Trudy Andrew | Canadian Author

Pony Tails

Too Smart

There are horses that are extra smart, and get up to all sorts of mischief and nonsense. Then there are ponies. Clearly, they’re wired a little differently, even smarter than the smartest horse. The problem with all their ‘smarts’, is that they usually don’t use their talents and high skill set, for good. Often, they’re the naughtiest critters on four hooves.
Over the years, I owned many ponies, all adorable, all as smart as could be. There was one that was head and shoulders, above them all. One that was so smart, so mischievously naughty, she put the others to shame. She was the second equine I bought after Thow-ra, my first.
We had an understanding, Smokey and I. She would continuously test my ability to keep her contained, and I would do my best, to thwart her efforts. If she couldn’t go over or under a fence, she would squeeze through it, all without breaking any fence. If she got out, Thow-ra, her very best friend, would run over and kick Smokey in the butt, just as soon as I returned her to the pasture. It was the strangest thing, as if Thow-ra was reprimanding her little friend. Strangely enough, the scolding must have had a bit of a impact, because Smokey would behave, at least for a few days.
The game of wits, or maybe it was the battle of wills, continued in every aspect, of interacting with Smokey. I’m almost embarrassed to say, I didn’t always win, but I surely learned. That pony taught me what it took to build a proper fence, and that being lax usually meant, she’d get away on you. As long as you reminded her that you were paying attention, she’d behave. Get a little too comfortable, she would take advantage.
Despite all the little quirks she’d learned from her life before me, I turned her into a great, little all-arounder. Western, English, bareback and harness, there wasn’t much she couldn’t do, as long as she felt like it. She listened to me, almost always, but would get away with what she could, with anyone else. She feared nothing, and the whole time she was being worked with, you could just tell she was thinking. Thinking, and working out an agenda of her own.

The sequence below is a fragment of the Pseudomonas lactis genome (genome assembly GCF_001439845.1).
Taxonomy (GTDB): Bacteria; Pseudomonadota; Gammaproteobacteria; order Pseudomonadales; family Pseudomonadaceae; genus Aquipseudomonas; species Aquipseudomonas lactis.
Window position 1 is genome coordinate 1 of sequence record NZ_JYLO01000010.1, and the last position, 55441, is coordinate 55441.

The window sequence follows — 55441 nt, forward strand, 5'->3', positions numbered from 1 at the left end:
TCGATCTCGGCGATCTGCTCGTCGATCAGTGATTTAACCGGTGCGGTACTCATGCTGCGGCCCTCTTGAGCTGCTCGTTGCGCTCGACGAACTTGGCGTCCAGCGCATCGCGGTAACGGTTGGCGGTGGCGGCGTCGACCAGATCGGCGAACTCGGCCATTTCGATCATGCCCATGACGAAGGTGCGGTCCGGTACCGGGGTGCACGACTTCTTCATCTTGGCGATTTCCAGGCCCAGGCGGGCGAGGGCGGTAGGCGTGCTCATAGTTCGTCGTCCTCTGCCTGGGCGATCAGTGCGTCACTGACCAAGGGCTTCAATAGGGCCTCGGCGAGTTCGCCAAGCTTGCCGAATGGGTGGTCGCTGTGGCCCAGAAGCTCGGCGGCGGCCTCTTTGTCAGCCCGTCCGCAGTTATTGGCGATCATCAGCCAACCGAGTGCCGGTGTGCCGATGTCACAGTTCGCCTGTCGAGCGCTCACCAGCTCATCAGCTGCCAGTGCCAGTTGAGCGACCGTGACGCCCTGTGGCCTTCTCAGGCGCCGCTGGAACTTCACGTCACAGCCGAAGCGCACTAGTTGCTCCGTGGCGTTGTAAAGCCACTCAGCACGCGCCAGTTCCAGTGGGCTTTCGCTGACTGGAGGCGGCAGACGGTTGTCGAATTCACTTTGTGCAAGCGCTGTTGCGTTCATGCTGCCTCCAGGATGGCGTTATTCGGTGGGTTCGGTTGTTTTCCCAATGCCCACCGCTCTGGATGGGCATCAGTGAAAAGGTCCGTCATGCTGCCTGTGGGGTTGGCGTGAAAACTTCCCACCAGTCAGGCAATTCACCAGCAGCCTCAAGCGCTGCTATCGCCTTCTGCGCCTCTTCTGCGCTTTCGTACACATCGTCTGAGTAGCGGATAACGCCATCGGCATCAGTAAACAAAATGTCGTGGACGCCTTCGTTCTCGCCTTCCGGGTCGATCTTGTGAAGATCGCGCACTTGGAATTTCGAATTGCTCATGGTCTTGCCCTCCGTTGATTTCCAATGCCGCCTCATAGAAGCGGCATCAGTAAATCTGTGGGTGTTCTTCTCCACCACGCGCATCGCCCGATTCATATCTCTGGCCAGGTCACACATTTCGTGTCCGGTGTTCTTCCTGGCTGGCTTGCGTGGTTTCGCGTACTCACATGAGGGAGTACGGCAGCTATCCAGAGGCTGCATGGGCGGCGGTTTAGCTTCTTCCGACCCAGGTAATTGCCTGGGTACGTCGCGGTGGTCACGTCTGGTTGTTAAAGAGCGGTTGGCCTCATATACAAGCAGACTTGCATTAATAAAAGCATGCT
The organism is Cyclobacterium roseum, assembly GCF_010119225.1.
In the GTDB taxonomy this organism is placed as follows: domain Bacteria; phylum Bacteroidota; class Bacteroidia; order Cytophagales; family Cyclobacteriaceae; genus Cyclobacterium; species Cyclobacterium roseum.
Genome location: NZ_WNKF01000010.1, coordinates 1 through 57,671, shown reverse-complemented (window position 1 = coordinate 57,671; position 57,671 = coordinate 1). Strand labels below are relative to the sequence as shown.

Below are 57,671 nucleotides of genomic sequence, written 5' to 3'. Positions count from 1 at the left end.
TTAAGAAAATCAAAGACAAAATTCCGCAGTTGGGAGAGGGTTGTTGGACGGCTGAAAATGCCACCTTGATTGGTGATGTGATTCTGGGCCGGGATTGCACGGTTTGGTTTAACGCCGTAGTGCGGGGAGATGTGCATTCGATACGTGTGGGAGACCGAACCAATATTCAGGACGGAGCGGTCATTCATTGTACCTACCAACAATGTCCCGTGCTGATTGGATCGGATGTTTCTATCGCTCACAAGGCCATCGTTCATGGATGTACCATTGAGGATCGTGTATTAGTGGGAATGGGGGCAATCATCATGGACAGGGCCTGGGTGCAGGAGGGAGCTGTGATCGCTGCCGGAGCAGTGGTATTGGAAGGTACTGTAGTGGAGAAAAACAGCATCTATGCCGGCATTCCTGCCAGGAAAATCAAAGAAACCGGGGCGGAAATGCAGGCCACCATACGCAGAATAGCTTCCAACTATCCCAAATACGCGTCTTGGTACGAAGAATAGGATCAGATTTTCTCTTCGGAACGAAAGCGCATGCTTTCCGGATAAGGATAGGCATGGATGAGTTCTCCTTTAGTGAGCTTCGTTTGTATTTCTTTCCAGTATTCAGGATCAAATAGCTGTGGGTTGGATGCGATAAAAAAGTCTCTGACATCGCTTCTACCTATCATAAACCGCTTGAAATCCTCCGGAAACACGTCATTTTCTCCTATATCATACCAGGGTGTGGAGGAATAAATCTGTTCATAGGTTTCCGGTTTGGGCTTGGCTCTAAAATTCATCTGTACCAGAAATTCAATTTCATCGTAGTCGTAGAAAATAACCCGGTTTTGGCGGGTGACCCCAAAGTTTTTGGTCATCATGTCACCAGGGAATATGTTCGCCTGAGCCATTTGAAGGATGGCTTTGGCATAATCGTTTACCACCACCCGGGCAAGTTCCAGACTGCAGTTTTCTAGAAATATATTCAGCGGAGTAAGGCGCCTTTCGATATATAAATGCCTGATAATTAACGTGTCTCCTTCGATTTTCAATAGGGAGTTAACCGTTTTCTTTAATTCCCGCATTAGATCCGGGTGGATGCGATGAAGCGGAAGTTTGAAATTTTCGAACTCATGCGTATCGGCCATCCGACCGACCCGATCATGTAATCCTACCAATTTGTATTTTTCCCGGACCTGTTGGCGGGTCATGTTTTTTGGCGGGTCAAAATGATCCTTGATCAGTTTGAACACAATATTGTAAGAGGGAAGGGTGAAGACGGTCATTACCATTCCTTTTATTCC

I often worked with the horses on my own. There was no one to help, but that was okay. Most of the time, I could figure out things, for example, trailering. My sweet Thow-ra, trailered like a champ. She would leap into the trailer, without hesitation. If asked to back out directly thereafter, she would immediately do so. That obediently willing mare, would load and unload all day long, if you asked her to. Smokey? Not so much. It wasn’t that she was afraid in any way, or didn’t trailer well, she simply didn’t always feel like loading up. One particular time, sticks out clearly in my mind. I was going to a horse show. All the gear was loaded. Thow-ra was on the driver’s side, and all there was left to do was load, one strong-willed pony.